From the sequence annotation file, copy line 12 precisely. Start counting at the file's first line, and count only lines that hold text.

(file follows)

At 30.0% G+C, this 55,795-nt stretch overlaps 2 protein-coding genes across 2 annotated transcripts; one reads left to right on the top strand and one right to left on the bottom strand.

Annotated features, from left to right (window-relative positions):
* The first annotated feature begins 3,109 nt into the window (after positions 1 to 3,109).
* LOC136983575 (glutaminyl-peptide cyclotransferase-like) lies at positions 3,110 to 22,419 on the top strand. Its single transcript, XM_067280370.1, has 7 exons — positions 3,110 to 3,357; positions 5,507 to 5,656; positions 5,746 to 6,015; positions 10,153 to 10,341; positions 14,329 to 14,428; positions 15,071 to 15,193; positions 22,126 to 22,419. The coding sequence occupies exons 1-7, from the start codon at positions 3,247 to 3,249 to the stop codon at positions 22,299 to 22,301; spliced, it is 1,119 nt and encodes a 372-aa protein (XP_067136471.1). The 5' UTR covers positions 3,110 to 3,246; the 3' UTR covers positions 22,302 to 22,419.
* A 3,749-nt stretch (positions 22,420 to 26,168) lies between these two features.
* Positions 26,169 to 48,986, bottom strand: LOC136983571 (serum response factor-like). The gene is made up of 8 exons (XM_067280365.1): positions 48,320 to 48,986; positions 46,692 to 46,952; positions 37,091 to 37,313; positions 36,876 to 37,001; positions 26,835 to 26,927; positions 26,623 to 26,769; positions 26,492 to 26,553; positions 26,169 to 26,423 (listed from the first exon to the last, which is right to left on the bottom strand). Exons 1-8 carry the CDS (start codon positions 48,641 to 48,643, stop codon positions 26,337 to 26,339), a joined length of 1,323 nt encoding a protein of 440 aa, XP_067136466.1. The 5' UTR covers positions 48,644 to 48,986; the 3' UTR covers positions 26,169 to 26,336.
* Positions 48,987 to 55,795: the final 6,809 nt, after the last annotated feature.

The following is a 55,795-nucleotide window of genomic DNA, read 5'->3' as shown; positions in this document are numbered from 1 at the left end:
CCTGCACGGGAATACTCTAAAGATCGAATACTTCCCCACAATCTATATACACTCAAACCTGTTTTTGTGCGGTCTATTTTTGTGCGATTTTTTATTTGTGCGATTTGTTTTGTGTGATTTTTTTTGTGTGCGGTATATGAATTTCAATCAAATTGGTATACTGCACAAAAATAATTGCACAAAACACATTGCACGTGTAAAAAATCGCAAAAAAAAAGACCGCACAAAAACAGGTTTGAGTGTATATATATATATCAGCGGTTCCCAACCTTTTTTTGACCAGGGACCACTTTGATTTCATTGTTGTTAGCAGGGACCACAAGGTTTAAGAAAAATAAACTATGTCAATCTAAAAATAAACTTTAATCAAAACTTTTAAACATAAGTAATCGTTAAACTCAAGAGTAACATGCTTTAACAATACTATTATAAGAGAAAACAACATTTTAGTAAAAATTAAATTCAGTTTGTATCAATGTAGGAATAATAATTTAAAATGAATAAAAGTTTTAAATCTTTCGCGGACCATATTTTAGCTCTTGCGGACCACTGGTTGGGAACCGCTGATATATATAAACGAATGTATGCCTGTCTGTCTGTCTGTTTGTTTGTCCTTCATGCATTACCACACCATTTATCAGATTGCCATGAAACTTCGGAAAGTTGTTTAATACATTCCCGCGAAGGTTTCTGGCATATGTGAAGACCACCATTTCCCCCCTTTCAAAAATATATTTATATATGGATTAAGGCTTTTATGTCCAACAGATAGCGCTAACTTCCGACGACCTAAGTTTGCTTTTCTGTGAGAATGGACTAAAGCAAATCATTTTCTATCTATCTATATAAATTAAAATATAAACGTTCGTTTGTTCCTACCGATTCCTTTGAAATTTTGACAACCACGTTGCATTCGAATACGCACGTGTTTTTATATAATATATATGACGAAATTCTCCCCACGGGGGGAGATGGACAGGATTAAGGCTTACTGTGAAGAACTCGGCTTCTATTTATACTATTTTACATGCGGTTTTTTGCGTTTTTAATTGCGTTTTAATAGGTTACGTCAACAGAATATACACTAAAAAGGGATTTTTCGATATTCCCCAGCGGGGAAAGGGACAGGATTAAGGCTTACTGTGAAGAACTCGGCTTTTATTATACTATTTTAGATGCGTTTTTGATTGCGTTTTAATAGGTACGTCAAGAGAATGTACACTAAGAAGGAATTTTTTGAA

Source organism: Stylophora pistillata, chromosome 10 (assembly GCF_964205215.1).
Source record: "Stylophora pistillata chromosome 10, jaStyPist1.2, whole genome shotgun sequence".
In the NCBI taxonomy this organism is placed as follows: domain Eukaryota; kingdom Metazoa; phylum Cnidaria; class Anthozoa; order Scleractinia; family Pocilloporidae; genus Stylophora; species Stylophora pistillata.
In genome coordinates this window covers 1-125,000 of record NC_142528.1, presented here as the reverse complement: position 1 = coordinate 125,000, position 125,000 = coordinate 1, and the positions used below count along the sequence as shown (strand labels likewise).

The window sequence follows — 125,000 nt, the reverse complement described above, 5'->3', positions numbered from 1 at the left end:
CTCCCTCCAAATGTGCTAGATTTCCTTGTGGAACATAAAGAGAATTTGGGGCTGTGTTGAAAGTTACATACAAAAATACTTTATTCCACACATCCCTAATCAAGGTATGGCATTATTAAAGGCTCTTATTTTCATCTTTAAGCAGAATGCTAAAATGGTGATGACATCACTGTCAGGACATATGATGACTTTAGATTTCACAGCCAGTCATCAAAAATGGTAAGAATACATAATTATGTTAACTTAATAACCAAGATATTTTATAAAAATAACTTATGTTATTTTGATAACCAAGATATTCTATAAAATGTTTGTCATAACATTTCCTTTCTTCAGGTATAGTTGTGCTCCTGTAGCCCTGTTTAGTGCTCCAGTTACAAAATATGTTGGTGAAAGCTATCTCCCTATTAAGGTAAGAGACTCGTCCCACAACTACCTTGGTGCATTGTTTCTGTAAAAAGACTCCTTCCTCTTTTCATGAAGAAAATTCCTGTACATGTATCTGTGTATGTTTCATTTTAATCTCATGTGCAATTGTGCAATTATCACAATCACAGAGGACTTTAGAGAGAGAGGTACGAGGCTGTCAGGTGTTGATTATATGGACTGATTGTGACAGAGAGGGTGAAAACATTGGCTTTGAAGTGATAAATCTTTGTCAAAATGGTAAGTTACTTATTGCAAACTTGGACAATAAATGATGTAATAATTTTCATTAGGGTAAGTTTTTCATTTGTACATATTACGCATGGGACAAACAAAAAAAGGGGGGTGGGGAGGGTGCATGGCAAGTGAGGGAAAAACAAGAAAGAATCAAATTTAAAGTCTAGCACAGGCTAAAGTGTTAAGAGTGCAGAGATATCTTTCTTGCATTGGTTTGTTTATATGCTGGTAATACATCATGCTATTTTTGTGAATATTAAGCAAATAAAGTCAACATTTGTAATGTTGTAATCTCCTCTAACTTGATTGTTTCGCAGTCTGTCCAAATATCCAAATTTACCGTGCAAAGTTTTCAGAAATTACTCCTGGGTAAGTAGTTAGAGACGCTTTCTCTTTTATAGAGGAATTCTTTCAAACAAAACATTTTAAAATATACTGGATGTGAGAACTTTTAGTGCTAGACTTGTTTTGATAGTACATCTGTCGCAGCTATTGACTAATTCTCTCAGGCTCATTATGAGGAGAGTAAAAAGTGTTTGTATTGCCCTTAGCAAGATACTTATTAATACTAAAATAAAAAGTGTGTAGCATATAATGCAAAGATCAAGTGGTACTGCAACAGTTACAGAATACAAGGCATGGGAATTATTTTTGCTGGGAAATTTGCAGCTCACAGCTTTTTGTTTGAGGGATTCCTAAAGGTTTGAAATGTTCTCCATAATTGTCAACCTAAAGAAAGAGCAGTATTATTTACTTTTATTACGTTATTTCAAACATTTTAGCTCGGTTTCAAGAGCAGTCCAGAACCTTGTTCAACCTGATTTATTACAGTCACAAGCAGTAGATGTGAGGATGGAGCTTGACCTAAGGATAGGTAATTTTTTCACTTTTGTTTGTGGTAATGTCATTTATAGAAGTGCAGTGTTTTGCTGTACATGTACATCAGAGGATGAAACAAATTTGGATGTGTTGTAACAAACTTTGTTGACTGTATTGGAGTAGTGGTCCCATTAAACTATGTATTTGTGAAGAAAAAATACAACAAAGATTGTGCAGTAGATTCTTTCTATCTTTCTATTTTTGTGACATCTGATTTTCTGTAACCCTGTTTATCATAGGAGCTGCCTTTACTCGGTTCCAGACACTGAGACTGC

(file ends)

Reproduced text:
In the NCBI taxonomy this organism is placed as follows: domain Eukaryota; kingdom Metazoa; phylum Cnidaria; class Anthozoa; order Scleractinia; family Pocilloporidae; genus Stylophora; species Stylophora pistillata.